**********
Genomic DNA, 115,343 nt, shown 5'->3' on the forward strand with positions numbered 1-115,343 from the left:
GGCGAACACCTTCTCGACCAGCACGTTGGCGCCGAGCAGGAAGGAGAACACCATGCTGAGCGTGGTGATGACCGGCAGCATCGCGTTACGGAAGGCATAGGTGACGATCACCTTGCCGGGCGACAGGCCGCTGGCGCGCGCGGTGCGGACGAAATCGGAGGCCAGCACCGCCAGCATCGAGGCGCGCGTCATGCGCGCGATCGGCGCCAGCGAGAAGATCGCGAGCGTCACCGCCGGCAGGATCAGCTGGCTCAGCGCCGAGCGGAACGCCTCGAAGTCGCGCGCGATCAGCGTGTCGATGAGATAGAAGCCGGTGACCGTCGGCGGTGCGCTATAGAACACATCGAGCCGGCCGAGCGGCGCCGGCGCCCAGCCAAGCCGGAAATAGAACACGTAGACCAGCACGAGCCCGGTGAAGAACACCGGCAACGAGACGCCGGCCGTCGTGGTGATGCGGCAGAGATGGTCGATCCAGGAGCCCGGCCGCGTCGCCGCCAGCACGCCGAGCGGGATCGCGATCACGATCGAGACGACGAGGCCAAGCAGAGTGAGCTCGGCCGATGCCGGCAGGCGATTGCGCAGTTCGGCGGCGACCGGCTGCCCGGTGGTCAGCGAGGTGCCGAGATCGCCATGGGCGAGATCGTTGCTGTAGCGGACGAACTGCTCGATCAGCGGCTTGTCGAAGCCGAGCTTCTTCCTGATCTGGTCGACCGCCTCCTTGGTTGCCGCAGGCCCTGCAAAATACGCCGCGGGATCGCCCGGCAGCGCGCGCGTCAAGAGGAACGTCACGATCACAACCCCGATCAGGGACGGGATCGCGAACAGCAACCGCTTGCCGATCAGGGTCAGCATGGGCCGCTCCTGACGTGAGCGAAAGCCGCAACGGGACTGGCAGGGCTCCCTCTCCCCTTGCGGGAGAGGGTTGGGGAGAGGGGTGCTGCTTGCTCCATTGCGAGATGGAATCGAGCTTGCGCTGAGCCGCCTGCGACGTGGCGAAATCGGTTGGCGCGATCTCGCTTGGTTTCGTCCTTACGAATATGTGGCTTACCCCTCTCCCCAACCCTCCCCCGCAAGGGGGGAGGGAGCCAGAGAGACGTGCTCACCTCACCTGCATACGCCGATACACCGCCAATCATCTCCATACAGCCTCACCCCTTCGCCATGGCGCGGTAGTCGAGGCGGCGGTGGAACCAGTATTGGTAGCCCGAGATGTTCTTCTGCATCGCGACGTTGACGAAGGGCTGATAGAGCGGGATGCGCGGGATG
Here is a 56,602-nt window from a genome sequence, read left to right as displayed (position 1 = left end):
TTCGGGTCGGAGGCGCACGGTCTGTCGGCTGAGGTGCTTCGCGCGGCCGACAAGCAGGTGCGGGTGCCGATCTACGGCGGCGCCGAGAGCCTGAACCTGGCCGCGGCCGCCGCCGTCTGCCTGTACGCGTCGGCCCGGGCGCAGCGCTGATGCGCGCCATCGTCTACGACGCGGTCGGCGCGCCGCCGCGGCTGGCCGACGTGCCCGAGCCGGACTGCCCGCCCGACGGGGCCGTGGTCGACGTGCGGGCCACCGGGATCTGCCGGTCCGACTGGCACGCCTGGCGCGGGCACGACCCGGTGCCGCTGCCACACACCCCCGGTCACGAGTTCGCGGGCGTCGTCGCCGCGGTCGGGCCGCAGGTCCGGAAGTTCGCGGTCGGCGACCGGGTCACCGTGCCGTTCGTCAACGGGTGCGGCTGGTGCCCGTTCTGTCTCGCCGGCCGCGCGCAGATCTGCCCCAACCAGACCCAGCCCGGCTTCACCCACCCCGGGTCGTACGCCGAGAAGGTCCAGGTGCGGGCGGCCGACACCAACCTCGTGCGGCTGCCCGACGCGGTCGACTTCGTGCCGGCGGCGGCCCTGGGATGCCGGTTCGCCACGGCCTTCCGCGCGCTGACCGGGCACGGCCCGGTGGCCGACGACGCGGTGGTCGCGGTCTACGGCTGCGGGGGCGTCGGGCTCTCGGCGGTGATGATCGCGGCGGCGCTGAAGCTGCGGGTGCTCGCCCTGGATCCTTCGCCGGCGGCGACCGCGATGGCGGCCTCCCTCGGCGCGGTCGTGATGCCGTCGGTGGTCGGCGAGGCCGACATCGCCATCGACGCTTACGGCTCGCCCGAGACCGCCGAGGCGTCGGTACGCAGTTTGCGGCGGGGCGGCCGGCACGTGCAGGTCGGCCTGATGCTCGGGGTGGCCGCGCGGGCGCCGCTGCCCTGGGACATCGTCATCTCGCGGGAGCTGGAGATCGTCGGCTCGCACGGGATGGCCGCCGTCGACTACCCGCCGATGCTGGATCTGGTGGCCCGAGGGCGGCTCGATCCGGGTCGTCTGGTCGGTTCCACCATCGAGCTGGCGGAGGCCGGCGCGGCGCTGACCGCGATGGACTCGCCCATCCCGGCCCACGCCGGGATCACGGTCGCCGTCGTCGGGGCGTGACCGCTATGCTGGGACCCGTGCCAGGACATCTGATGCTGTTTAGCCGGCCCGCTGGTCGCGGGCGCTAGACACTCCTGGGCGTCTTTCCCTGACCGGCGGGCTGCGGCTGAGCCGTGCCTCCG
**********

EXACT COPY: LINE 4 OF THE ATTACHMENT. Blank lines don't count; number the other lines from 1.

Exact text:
TTCGGGTCGGAGGCGCACGGTCTGTCGGCTGAGGTGCTTCGCGCGGCCGACAAGCAGGTGCGGGTGCCGATCTACGGCGGCGCCGAGAGCCTGAACCTGGCCGCGGCCGCCGCCGTCTGCCTGTACGCGTCGGCCCGGGCGCAGCGCTGATGCGCGCCATCGTCTACGACGCGGTCGGCGCGCCGCCGCGGCTGGCCGACGTGCCCGAGCCGGACTGCCCGCCCGACGGGGCCGTGGTCGACGTGCGGGCCACCGGGATCTGCCGGTCCGACTGGCACGCCTGGCGCGGGCACGACCCGGTGCCGCTGCCACACACCCCCGGTCACGAGTTCGCGGGCGTCGTCGCCGCGGTCGGGCCGCAGGTCCGGAAGTTCGCGGTCGGCGACCGGGTCACCGTGCCGTTCGTCAACGGGTGCGGCTGGTGCCCGTTCTGTCTCGCCGGCCGCGCGCAGATCTGCCCCAACCAGACCCAGCCCGGCTTCACCCACCCCGGGTCGTACGCCGAGAAGGTCCAGGTGCGGGCGGCCGACACCAACCTCGTGCGGCTGCCCGACGCGGTCGACTTCGTGCCGGCGGCGGCCCTGGGATGCCGGTTCGCCACGGCCTTCCGCGCGCTGACCGGGCACGGCCCGGTGGCCGACGACGCGGTGGTCGCGGTCTACGGCTGCGGGGGCGTCGGGCTCTCGGCGGTGATGATCGCGGCGGCGCTGAAGCTGCGGGTGCTCGCCCTGGATCCTTCGCCGGCGGCGACCGCGATGGCGGCCTCCCTCGGCGCGGTCGTGATGCCGTCGGTGGTCGGCGAGGCCGACATCGCCATCGACGCTTACGGCTCGCCCGAGACCGCCGAGGCGTCGGTACGCAGTTTGCGGCGGGGCGGCCGGCACGTGCAGGTCGGCCTGATGCTCGGGGTGGCCGCGCGGGCGCCGCTGCCCTGGGACATCGTCATCTCGCGGGAGCTGGAGATCGTCGGCTCGCACGGGATGGCCGCCGTCGACTACCCGCCGATGCTGGATCTGGTGGCCCGAGGGCGGCTCGATCCGGGTCGTCTGGTCGGTTCCACCATCGAGCTGGCGGAGGCCGGCGCGGCGCTGACCGCGATGGACTCGCCCATCCCGGCCCACGCCGGGATCACGGTCGCCGTCGTCGGGGCGTGACCGCTATGCTGGGACCCGTGCCAGGACATCTGATGCTGTTTAGCCGGCCCGCTGGTCGCGGGCGCTAGACACTCCTGGGCGTCTTTCCCTGACCGGCGGGCTGCGGCTGAGCCGTGCCTCCG